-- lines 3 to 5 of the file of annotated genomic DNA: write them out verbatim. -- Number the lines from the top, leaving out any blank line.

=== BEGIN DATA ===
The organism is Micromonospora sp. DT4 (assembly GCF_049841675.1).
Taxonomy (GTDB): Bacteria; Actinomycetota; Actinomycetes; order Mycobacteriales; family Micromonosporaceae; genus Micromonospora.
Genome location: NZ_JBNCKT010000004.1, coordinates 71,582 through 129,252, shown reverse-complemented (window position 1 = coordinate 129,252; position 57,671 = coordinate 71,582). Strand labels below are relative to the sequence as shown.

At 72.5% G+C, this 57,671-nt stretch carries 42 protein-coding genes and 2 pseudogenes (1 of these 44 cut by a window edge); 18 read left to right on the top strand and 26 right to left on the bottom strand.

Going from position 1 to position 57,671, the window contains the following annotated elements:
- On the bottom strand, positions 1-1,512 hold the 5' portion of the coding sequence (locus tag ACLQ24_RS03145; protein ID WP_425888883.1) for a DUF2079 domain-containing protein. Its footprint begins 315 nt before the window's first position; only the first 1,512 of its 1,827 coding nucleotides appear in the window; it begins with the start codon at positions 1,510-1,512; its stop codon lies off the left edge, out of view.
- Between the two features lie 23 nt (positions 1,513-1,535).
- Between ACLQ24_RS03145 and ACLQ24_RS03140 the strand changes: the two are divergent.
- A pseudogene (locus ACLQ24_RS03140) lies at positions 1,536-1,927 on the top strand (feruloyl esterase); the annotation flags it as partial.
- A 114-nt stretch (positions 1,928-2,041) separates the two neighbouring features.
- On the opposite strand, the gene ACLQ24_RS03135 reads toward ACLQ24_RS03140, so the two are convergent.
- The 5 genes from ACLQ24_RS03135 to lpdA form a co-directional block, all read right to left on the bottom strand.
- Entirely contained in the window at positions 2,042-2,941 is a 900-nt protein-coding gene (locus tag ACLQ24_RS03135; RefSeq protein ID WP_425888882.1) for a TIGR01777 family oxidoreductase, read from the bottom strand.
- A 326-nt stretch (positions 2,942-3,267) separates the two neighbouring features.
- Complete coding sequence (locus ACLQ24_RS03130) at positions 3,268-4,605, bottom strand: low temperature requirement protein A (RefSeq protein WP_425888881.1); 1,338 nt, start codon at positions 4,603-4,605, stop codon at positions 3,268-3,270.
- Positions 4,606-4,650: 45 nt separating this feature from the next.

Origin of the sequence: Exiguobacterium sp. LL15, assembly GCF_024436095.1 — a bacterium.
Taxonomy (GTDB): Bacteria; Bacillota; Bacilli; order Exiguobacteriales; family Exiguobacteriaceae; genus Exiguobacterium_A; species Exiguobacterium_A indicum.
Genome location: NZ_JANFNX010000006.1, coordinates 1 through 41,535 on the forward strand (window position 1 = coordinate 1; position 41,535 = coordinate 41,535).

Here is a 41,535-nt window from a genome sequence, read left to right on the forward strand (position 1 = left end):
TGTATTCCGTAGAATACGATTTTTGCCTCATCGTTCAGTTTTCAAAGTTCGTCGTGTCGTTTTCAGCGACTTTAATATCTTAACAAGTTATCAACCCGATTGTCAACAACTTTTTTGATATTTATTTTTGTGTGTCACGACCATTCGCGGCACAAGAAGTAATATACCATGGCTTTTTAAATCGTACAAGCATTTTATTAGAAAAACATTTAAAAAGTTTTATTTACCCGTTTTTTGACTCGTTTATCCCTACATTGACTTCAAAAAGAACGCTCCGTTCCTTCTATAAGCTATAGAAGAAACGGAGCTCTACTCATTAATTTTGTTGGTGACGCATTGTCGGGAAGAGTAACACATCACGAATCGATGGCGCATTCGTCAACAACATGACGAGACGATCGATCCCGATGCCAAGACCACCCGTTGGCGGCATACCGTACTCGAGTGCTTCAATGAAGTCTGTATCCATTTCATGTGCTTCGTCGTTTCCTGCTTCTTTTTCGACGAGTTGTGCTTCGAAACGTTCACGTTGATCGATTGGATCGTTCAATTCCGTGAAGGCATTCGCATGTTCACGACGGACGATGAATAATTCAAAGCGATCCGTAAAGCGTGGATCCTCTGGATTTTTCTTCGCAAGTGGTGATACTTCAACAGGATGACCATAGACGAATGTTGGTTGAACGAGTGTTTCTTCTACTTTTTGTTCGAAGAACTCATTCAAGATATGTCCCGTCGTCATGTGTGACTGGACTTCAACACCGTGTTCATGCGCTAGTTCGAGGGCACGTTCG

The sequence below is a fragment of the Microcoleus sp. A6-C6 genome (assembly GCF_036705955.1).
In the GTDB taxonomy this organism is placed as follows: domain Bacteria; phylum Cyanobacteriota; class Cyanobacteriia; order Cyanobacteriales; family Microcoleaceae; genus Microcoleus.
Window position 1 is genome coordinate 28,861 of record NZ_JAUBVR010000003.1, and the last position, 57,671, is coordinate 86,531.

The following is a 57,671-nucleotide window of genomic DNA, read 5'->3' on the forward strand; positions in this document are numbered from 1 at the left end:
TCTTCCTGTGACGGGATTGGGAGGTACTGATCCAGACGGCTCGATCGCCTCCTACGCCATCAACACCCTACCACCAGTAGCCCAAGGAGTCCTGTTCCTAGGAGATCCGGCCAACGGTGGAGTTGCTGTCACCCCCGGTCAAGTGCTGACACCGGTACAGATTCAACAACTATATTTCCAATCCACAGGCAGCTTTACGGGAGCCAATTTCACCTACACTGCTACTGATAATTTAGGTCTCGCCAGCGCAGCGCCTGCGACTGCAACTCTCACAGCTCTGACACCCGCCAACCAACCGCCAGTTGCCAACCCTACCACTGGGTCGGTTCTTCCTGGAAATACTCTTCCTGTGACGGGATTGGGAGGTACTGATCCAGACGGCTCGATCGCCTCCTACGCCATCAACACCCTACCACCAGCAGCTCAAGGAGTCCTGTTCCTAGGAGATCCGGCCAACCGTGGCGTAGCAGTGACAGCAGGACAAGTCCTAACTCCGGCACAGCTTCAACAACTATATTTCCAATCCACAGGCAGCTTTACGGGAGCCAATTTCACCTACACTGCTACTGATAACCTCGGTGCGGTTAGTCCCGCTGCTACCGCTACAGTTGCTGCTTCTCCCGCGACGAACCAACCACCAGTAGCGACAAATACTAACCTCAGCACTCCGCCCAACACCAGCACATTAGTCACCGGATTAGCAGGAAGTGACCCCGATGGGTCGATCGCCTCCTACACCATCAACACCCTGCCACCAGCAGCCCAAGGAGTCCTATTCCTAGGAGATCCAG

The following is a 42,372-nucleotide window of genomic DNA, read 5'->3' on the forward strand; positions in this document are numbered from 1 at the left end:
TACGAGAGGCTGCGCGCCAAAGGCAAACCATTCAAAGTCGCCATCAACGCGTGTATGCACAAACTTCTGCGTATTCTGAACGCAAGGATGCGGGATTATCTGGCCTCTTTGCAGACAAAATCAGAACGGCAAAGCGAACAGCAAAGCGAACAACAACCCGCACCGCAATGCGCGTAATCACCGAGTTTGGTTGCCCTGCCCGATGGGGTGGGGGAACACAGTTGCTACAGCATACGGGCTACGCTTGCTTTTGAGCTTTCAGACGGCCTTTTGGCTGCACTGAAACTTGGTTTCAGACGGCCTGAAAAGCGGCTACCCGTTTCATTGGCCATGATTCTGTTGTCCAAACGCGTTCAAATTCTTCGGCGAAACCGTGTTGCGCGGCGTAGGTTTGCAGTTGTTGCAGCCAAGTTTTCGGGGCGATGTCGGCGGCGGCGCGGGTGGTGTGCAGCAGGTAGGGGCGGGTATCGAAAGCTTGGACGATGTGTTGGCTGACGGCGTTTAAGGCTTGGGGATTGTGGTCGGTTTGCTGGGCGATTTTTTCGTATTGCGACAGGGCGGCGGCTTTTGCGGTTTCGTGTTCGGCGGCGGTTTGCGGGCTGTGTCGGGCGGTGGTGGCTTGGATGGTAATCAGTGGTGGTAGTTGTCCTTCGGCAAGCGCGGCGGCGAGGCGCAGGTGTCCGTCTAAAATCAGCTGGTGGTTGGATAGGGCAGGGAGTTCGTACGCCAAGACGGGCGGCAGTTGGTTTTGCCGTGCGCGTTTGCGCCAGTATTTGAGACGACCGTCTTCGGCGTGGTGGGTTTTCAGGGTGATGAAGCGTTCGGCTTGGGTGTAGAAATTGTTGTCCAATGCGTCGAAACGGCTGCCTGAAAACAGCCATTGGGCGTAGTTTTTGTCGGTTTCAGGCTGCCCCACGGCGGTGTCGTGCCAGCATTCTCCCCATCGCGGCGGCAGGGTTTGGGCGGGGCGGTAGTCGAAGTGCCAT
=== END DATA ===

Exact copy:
Genome location: NZ_JBNCKT010000004.1, coordinates 71,582 through 129,252, shown reverse-complemented (window position 1 = coordinate 129,252; position 57,671 = coordinate 71,582). Strand labels below are relative to the sequence as shown.

At 72.5% G+C, this 57,671-nt stretch carries 42 protein-coding genes and 2 pseudogenes (1 of these 44 cut by a window edge); 18 read left to right on the top strand and 26 right to left on the bottom strand.

Going from position 1 to position 57,671, the window contains the following annotated elements: